Barratt Developments (BDEV) said it ‘brushed aside’ Brexit concerns as profit for the year will come in ahead of expectations and hit a new record high of around £910million. The housebuilder said it built more homes last year and it had made ‘good progress’ in exiting central London to focus on ‘the strong growth opportunities’ in outer London. The FTSE 100 listed company said it completed some 430 extra homes in the year to the end of June, for a total of 17,111 homes, excluding joint ventures – the highest in 11 years. But average house selling prices fell by 5% to £312,000, which the company blamed on changes to the mix of homes sold. Chief executive David Thomas said they had ‘brushed aside’ concerns about Brexit uncertainty hampering the new-build market.’Whilst there remains some economic and political uncertainty, the group is in a strong position.’
Superdry (SDRY) has revealed it slumped to a loss last year and said sales this financial year will continue to fall in what it described as a ‘year of reset’. Publishing its delayed final results for the year to the end of April, the fashion chain said it made a loss before tax of £85.4million, compared to £65.3million profit the previous year. That’s because of a large £130million writedown to account for poorly performing shops. Underlying pre-tax profit more than halved to £41.9million. Founder Julian Dunkerton, who jumped back into the helm in April after campaigning for six months to reinstall himself, admitted the issues in the business would not be resolved ‘overnight’.
Recruitment firm Pagegroup (PAGE) said Brexit-related uncertainty and a general global slowdown is hitting candidate and client confidence, forcing it to downgrade its profit expectations for 2019. ‘It is clear that macro-economic conditions in a number of our regions are becoming more challenging, and, as such, we currently expect 2019 operating profit to be towards the lower end of the range of current market forecasts,’ chief financial officer Kelvin Stagg said. The recruiter now expects operating profit for the year to come in at the lower end of the £156.5million to £168million range. PageGroup, which has offices around the world and helps hire executives and clerical staff, said the UK, France and Greater China saw ‘more challenging conditions’, although there was still strong growth in the US.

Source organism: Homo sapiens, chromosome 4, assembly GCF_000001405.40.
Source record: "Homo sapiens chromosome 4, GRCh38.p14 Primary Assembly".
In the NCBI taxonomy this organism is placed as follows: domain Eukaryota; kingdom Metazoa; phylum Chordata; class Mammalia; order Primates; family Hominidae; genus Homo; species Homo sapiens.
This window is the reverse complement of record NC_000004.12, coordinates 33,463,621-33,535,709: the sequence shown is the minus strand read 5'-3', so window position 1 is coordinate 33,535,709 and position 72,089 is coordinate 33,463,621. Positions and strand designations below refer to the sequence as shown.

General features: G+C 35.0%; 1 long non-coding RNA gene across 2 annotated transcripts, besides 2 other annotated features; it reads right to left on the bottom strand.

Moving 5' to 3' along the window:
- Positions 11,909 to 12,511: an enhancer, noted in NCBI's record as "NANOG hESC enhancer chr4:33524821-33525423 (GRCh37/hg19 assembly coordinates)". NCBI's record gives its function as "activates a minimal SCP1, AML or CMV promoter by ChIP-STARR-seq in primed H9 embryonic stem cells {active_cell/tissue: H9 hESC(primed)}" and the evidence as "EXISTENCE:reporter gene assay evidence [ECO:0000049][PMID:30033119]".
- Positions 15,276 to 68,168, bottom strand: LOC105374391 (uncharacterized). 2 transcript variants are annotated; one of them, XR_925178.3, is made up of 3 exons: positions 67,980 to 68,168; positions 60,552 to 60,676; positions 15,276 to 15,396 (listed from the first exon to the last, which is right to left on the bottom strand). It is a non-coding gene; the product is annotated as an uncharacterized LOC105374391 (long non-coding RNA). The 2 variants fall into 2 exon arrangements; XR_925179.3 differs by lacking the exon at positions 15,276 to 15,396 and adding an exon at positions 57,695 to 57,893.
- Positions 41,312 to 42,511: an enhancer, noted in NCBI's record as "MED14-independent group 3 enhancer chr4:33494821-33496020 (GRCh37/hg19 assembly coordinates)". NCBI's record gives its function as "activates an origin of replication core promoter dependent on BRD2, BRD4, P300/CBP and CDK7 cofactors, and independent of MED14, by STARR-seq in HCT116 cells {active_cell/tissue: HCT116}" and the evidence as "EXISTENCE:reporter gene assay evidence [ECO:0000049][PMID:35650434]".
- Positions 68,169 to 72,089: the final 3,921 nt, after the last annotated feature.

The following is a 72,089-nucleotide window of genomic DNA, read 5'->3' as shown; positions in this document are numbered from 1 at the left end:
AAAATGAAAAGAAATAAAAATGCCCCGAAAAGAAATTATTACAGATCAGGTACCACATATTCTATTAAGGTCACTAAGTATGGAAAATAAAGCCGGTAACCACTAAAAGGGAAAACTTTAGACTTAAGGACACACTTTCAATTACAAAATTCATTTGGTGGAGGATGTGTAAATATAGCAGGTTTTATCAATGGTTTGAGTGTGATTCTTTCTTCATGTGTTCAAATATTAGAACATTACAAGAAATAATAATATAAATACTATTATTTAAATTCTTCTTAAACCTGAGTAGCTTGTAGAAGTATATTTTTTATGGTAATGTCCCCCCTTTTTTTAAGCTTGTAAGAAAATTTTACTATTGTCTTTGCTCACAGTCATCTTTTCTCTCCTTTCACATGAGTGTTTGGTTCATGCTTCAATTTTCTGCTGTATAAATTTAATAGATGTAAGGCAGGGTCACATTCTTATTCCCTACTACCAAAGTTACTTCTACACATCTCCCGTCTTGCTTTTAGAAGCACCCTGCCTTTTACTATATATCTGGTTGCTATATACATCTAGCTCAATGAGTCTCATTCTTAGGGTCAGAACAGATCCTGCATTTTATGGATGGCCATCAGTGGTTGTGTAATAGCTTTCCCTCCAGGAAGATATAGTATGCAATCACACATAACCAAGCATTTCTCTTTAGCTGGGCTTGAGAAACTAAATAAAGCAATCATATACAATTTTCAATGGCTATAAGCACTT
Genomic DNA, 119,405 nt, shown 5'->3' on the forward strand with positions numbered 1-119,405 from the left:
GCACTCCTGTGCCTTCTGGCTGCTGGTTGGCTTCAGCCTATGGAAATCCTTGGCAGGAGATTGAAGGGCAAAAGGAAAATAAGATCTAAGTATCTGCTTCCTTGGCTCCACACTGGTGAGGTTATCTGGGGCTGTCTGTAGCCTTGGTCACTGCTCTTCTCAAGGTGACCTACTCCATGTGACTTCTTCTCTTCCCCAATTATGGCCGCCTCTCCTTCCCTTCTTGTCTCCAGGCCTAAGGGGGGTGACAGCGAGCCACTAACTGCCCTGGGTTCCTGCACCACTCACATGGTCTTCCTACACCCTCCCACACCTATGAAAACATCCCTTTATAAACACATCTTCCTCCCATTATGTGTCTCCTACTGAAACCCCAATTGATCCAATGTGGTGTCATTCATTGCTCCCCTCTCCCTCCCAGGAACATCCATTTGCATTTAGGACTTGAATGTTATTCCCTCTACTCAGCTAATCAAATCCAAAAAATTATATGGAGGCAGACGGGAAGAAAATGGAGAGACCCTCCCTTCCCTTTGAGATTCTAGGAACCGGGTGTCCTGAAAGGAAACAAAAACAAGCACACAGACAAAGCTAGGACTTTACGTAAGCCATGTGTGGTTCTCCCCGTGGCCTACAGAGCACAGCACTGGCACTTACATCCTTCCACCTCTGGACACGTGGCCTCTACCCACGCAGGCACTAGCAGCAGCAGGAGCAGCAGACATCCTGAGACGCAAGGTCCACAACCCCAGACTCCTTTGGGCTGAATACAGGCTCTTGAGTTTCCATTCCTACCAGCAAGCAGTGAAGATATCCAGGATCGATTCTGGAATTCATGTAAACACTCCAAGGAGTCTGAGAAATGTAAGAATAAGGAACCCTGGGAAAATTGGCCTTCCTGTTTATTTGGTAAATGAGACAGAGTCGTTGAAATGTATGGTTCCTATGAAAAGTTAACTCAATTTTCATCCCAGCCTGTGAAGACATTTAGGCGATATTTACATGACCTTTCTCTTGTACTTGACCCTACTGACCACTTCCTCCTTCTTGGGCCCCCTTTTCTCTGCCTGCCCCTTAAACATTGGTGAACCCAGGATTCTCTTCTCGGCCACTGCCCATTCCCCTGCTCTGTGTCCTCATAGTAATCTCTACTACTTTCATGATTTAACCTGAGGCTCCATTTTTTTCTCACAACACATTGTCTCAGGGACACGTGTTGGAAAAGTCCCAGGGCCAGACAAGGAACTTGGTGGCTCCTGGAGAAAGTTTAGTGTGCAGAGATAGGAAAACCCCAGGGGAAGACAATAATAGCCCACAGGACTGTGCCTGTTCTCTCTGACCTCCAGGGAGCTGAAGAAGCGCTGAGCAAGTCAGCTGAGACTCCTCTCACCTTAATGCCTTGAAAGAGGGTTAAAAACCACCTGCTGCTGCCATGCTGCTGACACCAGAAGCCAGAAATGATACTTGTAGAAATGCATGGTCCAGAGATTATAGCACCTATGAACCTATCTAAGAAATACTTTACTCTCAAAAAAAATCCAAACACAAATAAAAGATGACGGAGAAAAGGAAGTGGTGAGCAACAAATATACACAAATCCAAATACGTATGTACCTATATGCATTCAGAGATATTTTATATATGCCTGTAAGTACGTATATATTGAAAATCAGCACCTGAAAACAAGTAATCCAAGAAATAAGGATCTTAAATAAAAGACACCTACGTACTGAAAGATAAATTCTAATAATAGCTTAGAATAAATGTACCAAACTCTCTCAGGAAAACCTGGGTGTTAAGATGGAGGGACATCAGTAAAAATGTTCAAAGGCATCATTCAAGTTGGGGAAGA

Biotech firm Redx Pharma (REDX) rocketed after agreeing to sell a cancer treatment programme to US group Jazz Pharmaceuticals. Cheshire-based Redx will receive £3.5million initially, but the deal has a tiered structure which means it could make as much as £163million in future as Jazz develops the product. The therapy tackles ‘mutant’ tumours that do not respond to common treatments, and has not yet been tested on humans.
Micro Focus International (MCRO) was one of the biggest blue-chip fallers, shedding another 233p, to 1753p, after it warned on Tuesday that its revenue would fall this year. It has flagged difficulties digesting the software division of Hewlett Packard, which it bought in a disastrous 2017 deal.
BT Group (BT.A) shares dropped after its chairman, Jan du Plessis, reiterated his threat to cut its dividend to fund fibre broadband. The telecoms giant kept its payout steady at 15.4p per share in its last financial year, and has pledged to match it in the year to March 2020 as well. But du Plessis said if funding to provide fibre to 15m homes by the mid-2020s cannot be raised from existing cash reserves, cost savings or debt, then the dividend could face the axe.
Philip Day has moved a step closer to being able to take the struggling womenswear chain Bonmarche Holdings (BON) private. Day, best known as the owner of the Edinburgh Woollen Mill, snapped up a 12% stake in Bonmarche from Artemis Investment Management. This means he now owns 83%, tipping him above the 75% threshold needed to remove it from the stock market.